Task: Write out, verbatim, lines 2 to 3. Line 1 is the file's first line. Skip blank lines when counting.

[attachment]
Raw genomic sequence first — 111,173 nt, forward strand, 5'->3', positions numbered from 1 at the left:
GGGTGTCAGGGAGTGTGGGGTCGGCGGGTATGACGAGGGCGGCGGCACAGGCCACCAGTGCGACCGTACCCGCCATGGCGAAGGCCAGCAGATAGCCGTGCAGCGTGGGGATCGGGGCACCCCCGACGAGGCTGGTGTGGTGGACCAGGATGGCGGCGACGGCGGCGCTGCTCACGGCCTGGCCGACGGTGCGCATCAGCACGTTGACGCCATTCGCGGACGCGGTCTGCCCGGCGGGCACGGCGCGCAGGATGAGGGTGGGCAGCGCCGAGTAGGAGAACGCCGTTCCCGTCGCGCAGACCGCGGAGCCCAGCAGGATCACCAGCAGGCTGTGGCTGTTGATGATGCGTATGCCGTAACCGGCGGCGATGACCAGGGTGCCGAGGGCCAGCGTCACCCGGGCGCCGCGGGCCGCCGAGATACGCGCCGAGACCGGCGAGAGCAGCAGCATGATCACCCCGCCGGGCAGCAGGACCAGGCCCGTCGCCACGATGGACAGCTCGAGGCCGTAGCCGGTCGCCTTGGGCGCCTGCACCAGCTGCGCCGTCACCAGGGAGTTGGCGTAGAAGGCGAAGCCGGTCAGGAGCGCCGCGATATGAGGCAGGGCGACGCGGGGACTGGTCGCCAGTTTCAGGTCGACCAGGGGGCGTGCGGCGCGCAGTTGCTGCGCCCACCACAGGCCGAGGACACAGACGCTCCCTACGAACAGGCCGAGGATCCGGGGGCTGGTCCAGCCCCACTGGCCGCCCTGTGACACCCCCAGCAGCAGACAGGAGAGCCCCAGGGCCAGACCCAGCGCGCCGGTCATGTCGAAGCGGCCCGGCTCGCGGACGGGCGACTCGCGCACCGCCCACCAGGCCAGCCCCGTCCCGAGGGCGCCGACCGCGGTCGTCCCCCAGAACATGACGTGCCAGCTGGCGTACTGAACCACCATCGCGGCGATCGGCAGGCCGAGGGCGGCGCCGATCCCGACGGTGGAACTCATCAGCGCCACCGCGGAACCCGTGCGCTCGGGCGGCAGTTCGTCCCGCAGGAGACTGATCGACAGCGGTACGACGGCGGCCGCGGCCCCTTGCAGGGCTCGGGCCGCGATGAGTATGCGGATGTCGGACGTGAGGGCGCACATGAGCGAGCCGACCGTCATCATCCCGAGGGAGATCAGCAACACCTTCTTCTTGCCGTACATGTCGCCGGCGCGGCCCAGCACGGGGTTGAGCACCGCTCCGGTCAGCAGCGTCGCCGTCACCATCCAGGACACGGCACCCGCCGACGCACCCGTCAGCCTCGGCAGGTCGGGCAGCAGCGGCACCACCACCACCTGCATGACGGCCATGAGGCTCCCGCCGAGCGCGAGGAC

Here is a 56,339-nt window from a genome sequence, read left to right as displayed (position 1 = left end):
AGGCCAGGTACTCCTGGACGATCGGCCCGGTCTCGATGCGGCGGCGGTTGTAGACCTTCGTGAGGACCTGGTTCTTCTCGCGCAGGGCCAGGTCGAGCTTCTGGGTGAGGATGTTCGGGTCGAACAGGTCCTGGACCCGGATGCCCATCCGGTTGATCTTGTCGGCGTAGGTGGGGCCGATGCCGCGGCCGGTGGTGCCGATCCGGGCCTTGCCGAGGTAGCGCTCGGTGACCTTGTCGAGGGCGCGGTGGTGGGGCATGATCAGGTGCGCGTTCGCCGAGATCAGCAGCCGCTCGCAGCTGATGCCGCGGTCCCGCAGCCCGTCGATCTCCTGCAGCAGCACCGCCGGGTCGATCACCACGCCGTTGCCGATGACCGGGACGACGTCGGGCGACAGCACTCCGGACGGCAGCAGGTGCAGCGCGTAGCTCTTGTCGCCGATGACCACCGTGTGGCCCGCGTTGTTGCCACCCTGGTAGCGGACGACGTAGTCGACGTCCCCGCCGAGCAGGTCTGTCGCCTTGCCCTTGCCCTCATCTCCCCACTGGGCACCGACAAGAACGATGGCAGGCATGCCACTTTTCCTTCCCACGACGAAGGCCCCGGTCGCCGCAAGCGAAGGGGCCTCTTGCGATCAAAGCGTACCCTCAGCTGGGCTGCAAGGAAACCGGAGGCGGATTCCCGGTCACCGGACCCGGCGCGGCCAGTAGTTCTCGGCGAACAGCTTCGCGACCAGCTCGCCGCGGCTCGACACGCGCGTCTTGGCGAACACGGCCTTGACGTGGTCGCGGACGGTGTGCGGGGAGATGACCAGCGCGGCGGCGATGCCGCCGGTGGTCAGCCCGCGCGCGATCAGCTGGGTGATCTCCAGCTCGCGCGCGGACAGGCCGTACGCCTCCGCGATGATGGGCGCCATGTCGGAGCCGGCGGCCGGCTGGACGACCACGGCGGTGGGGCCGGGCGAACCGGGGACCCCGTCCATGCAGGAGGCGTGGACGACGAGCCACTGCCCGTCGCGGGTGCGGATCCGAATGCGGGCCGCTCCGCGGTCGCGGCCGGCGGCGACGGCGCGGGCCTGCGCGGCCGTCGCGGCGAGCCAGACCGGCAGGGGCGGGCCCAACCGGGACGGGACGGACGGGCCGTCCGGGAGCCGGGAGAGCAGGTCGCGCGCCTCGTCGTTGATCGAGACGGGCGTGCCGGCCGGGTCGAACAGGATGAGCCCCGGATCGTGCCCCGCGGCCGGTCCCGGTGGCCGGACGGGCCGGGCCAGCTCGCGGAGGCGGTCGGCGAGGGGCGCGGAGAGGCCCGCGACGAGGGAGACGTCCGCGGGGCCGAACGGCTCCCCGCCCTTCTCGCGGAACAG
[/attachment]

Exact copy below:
GGGTGTCAGGGAGTGTGGGGTCGGCGGGTATGACGAGGGCGGCGGCACAGGCCACCAGTGCGACCGTACCCGCCATGGCGAAGGCCAGCAGATAGCCGTGCAGCGTGGGGATCGGGGCACCCCCGACGAGGCTGGTGTGGTGGACCAGGATGGCGGCGACGGCGGCGCTGCTCACGGCCTGGCCGACGGTGCGCATCAGCACGTTGACGCCATTCGCGGACGCGGTCTGCCCGGCGGGCACGGCGCGCAGGATGAGGGTGGGCAGCGCCGAGTAGGAGAACGCCGTTCCCGTCGCGCAGACCGCGGAGCCCAGCAGGATCACCAGCAGGCTGTGGCTGTTGATGATGCGTATGCCGTAACCGGCGGCGATGACCAGGGTGCCGAGGGCCAGCGTCACCCGGGCGCCGCGGGCCGCCGAGATACGCGCCGAGACCGGCGAGAGCAGCAGCATGATCACCCCGCCGGGCAGCAGGACCAGGCCCGTCGCCACGATGGACAGCTCGAGGCCGTAGCCGGTCGCCTTGGGCGCCTGCACCAGCTGCGCCGTCACCAGGGAGTTGGCGTAGAAGGCGAAGCCGGTCAGGAGCGCCGCGATATGAGGCAGGGCGACGCGGGGACTGGTCGCCAGTTTCAGGTCGACCAGGGGGCGTGCGGCGCGCAGTTGCTGCGCCCACCACAGGCCGAGGACACAGACGCTCCCTACGAACAGGCCGAGGATCCGGGGGCTGGTCCAGCCCCACTGGCCGCCCTGTGACACCCCCAGCAGCAGACAGGAGAGCCCCAGGGCCAGACCCAGCGCGCCGGTCATGTCGAAGCGGCCCGGCTCGCGGACGGGCGACTCGCGCACCGCCCACCAGGCCAGCCCCGTCCCGAGGGCGCCGACCGCGGTCGTCCCCCAGAACATGACGTGCCAGCTGGCGTACTGAACCACCATCGCGGCGATCGGCAGGCCGAGGGCGGCGCCGATCCCGACGGTGGAACTCATCAGCGCCACCGCGGAACCCGTGCGCTCGGGCGGCAGTTCGTCCCGCAGGAGACTGATCGACAGCGGTACGACGGCGGCCGCGGCCCCTTGCAGGGCTCGGGCCGCGATGAGTATGCGGATGTCGGACGTGAGGGCGCACATGAGCGAGCCGACCGTCATCATCCCGAGGGAGATCAGCAACACCTTCTTCTTGCCGTACATGTCGCCGGCGCGGCCCAGCACGGGGTTGAGCACCGCTCCGGTCAGCAGCGTCGCCGTCACCATCCAGGACACGGCACCCGCCGACGCACCCGTCAGCCTCGGCAGGTCGGGCAGCAGCGGCACCACCACCACCTGCATGACGGCCATGAGGCTCCCGCCGAGCGCGAGGAC

Here is a 56,339-nt window from a genome sequence, read left to right as displayed (position 1 = left end):